We will use standard systematic review methods to identify relevant trials and assess study quality. We will include all randomized controlled trials (RCTs) of BNP-guided treatment for HF that report a clinical outcome. The primary outcome will be time to all-cause mortality. We will collate anonymized, individual patient data into a single database, and carry out appropriate data checks. We will use fixed-effects and random-effects meta-analysis methods to combine hazard ratios (HR) estimated within each RCT, across all RCTs. We will also include a meta-analysis and meta-regression analyses based on aggregate data, and combine IPD with aggregate data if we obtain IPD for a subset of trials.
The IPD meta-analysis will allow us to estimate how patient characteristics modify treatment benefit, and to identify relevant subgroups of patients who are likely to benefit most from BNP-guided therapy. This is important because aggregate meta-analyses have suggested that clinically relevant subgroup effects exist, but these analyses have been unable to quantify the effects reliably or precisely.
PROSPERO 2013: CRD42013005335
Heart failure; B-type natriuretic peptide; individual participant data meta-analysis
In 2008, the Cochrane Collaboration introduced a tool for assessing the risk of bias in clinical trials included in Cochrane reviews. The risk of bias (RoB) tool is based on narrative descriptions of evidence-based methodological features known to increase the risk of bias in trials.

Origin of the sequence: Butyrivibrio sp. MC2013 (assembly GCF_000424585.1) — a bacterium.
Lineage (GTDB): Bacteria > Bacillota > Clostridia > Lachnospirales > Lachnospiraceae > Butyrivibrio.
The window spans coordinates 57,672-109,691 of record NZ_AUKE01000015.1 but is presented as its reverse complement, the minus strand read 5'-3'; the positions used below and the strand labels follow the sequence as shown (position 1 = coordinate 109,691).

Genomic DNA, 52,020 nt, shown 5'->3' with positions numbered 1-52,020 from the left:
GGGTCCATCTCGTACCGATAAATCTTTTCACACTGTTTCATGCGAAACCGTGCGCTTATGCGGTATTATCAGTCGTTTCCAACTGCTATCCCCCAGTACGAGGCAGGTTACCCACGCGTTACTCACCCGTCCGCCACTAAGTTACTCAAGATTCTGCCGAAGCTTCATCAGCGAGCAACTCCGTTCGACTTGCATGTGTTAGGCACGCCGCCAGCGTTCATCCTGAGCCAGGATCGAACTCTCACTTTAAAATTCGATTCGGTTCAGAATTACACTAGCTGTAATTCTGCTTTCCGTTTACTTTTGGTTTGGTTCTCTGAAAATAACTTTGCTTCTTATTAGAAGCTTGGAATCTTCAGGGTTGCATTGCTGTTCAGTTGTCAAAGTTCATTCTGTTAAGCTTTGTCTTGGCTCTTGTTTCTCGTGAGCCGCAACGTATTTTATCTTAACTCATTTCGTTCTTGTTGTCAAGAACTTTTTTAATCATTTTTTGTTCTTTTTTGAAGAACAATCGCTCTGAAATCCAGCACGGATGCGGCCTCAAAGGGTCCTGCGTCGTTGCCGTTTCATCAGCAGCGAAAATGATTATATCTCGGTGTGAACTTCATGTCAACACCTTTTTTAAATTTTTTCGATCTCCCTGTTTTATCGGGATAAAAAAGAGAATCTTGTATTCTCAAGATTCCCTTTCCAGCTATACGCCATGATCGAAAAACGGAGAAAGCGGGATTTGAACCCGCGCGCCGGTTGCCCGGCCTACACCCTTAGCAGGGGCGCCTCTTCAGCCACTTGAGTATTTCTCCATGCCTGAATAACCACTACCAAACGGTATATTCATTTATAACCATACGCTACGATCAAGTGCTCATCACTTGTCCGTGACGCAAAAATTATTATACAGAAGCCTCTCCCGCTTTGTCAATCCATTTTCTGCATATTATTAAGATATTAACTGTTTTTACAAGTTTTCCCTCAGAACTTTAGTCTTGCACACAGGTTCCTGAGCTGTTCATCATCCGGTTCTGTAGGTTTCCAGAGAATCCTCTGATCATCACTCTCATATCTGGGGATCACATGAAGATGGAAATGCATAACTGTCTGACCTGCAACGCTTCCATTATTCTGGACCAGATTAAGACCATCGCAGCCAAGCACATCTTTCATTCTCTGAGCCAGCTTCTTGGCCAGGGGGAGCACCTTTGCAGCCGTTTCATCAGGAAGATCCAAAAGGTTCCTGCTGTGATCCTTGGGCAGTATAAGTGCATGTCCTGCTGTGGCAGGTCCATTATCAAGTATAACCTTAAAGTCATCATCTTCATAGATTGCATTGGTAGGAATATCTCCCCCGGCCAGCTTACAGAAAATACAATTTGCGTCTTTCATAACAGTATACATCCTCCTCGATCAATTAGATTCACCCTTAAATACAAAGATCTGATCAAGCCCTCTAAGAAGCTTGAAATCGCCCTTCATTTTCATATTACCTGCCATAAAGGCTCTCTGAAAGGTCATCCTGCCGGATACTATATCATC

To assess the usability of this tool, we conducted an evaluation by means of focus groups, online surveys and a face-to-face meeting. We obtained feedback from a range of stakeholders within The Cochrane Collaboration regarding their experiences with, and perceptions of, the RoB tool and associated guidance materials. We then assessed this feedback in a face-to-face meeting of experts and stakeholders and made recommendations for improvements and further developments of the RoB tool.
The survey attracted 380 responses. Respondents reported taking an average of between 10 and 60 minutes per study to complete their RoB assessments, which 83% deemed acceptable. Most respondents (87% of authors and 95% of editorial staff) thought RoB assessments were an improvement over past approaches to trial quality assessment. Most authors liked the standardized approach (81%) and the ability to provide quotes to support judgements (74%). A third of participants disliked the increased workload and found the wording describing RoB judgements confusing. The RoB domains reported to be the most difficult to assess were incomplete outcome data and selective reporting of outcomes. Authors expressed the need for more guidance on how to incorporate RoB assessments into meta-analyses and review conclusions. Based on this evaluation, recommendations were made for improvements to the RoB tool and the associated guidance. The implementation of these recommendations is currently underway.
Overall, respondents identified positive experiences and perceptions of the RoB tool. Revisions of the tool and associated guidance made in response to this evaluation, and improved provision of training, may improve implementation.
Survey; Focus groups; Bias assessment; Quality assessment; Systematic reviews